Why is that house in a tent?
This is a structural fumigation. Fumigations are done to control certain wood destroying insects. In our area the most common reason to fumigate is drywood termites.
The Life of Drywood Termites
What's in a name? For one thing, you can tell by the name where a termite's nest will be found. A Drywood Termite colony will be found in dry wood. A Subterranean Termite colony will be underground.
Drywood termites are much less sensitive to dehydration than Subterranean Termites. This adaptation lets them live above ground, inside of dry wood. In fact, the wood framing of almost any building has enough moisture to keep them going.
These insects are designed to make the most of their role in the world. Aside from having a thicker shell (to handle the dry environment), their social system and caste system is adapted to this role as well.
Like most termites, a Drywood Termite colony begins with a pair of mated swarmers (alates). We usually look for Drywood swarms during the late summer and into autumn. However you might see them at virtually any time of year. The evidence most people find after swarming is a collection of loose wings on a window sill. (See photo at right.) At this point the insects have shed their wings and already burrowed into the woodwork.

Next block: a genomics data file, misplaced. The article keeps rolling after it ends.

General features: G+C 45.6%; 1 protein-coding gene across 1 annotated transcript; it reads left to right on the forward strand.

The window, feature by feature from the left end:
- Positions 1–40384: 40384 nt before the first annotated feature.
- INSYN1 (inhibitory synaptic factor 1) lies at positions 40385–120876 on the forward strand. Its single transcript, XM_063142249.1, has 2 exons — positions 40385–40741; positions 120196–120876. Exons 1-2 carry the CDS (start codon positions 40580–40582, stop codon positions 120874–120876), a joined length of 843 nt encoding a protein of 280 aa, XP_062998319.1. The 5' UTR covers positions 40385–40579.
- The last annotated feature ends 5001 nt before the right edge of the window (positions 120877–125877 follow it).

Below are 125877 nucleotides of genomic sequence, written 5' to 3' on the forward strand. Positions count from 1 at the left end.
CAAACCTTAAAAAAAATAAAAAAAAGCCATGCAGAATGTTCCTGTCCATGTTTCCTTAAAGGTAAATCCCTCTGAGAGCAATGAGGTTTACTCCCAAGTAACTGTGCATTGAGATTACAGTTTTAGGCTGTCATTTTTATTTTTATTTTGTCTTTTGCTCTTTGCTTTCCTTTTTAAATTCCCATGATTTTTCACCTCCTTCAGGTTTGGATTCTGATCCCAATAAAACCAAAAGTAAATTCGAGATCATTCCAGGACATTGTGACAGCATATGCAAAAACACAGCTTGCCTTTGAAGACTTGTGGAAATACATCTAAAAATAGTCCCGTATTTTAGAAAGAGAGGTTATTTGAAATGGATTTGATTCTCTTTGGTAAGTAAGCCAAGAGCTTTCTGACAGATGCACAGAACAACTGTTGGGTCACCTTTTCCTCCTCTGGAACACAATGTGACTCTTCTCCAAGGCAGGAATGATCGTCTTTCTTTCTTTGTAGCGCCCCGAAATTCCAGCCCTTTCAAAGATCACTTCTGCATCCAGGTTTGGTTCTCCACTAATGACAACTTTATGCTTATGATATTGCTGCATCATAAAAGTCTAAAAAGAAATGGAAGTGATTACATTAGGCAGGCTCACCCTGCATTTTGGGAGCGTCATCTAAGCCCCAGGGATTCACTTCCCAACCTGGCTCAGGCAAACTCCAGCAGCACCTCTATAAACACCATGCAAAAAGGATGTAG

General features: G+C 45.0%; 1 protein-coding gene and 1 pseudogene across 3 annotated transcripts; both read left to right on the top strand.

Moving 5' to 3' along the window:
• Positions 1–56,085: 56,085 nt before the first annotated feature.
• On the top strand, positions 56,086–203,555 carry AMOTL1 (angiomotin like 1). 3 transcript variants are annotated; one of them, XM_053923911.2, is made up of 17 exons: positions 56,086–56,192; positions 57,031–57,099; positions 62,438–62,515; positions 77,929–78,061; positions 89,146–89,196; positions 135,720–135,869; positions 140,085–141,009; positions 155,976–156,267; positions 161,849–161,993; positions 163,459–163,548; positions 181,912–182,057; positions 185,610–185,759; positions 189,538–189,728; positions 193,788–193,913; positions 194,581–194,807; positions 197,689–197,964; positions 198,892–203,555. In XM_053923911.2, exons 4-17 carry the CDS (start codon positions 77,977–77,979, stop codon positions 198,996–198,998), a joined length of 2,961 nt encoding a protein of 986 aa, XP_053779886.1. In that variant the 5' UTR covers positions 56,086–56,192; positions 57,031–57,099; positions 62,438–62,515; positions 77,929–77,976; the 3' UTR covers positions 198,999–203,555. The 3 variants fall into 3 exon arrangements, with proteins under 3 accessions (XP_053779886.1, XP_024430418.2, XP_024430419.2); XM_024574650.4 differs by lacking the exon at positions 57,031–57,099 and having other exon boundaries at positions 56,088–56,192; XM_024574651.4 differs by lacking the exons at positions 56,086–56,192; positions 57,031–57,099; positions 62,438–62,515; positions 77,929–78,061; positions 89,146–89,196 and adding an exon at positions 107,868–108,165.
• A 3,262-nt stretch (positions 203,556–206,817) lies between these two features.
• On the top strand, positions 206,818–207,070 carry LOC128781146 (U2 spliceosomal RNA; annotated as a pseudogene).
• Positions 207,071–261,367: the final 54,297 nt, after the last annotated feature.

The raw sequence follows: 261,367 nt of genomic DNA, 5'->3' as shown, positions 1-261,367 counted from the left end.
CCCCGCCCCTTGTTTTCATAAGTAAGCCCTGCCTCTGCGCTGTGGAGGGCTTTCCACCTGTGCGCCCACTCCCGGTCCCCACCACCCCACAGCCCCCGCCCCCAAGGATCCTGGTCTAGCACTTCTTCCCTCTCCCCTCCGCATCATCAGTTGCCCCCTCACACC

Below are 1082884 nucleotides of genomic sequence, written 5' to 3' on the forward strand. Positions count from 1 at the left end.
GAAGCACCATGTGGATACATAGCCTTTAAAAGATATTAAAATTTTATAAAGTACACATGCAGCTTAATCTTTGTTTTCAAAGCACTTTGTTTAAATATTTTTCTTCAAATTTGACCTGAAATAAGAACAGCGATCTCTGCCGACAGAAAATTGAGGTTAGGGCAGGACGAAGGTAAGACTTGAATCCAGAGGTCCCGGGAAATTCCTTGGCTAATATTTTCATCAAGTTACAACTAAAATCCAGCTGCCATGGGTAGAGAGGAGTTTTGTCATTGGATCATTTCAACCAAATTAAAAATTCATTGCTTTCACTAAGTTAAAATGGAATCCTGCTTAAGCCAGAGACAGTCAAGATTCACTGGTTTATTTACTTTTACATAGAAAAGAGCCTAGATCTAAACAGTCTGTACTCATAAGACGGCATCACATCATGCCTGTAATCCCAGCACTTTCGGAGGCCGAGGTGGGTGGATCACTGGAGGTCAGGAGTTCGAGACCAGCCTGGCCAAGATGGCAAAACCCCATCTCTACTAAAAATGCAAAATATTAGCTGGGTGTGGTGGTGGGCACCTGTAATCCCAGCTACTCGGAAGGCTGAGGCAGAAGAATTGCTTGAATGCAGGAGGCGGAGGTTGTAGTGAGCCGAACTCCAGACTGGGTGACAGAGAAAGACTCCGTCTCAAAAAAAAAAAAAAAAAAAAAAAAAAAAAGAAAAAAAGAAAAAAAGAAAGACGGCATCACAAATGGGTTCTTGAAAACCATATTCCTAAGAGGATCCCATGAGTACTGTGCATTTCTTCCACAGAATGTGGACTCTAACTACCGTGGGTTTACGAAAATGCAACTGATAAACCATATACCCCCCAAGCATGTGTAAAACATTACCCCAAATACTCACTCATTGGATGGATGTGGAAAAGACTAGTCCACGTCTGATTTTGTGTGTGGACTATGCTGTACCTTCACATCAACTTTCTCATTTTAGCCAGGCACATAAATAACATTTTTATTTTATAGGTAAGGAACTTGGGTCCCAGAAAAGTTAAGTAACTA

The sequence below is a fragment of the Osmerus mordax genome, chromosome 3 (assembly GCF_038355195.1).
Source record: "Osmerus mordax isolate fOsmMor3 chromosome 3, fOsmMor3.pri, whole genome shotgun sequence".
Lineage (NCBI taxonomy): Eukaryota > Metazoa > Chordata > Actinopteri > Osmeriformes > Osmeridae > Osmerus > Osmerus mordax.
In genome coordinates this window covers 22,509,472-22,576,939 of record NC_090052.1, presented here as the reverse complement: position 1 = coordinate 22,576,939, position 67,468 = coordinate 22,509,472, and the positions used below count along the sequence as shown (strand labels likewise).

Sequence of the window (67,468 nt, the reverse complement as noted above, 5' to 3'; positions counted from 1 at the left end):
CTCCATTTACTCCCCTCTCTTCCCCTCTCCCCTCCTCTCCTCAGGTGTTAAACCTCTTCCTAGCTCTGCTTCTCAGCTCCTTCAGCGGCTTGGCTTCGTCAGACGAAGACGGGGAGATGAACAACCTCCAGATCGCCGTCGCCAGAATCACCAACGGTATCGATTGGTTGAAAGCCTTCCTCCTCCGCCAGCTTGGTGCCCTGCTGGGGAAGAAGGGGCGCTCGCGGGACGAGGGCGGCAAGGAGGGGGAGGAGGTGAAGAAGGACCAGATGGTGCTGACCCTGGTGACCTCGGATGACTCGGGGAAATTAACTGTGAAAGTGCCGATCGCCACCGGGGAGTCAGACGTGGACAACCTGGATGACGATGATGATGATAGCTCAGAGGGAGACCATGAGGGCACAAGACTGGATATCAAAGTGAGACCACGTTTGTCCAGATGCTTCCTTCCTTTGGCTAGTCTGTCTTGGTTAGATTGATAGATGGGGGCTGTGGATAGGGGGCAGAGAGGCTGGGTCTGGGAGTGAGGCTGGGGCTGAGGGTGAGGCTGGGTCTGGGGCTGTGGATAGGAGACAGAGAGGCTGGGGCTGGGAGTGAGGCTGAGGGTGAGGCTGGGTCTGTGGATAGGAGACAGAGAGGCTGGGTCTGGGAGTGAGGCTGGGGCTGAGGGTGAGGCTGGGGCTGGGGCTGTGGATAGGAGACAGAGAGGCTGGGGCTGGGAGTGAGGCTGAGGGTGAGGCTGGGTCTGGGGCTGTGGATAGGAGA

After swarming from their parent's colony the new royal pair needs to find a place to build their nest. A crack or crevice will serve them nicely. In buildings they often start around wood windows or doorways or they may be found in the eaves or in the substructure area under the house. Houses with wood siding tend to be especially vulnerable because there are so many cracks and crevices where a new colony might establish. In nature, we find them in the "dead arm" of a tree, in a woodpile, or in any other dead wood.
Once established, the new colony will grow slowly, but steadily. After a few years the colony may have eaten their way well into the framing around their initial entry point. A mature colony may grow to several thousand members. Given time, their galleries may extend into wall framing in all directions, into substructure timbers and floors and into the ceiling overhead.
The only evidence of their activity inside the wall or floor might be a pile of "seed-like" pellets that continue to appear even after cleaning them up. These pellets are the fecal material of the termites and it is a positive sign that Drywood termites have been at work.
After just three to five years, a few swarmers will usually be released, and the cycle continues...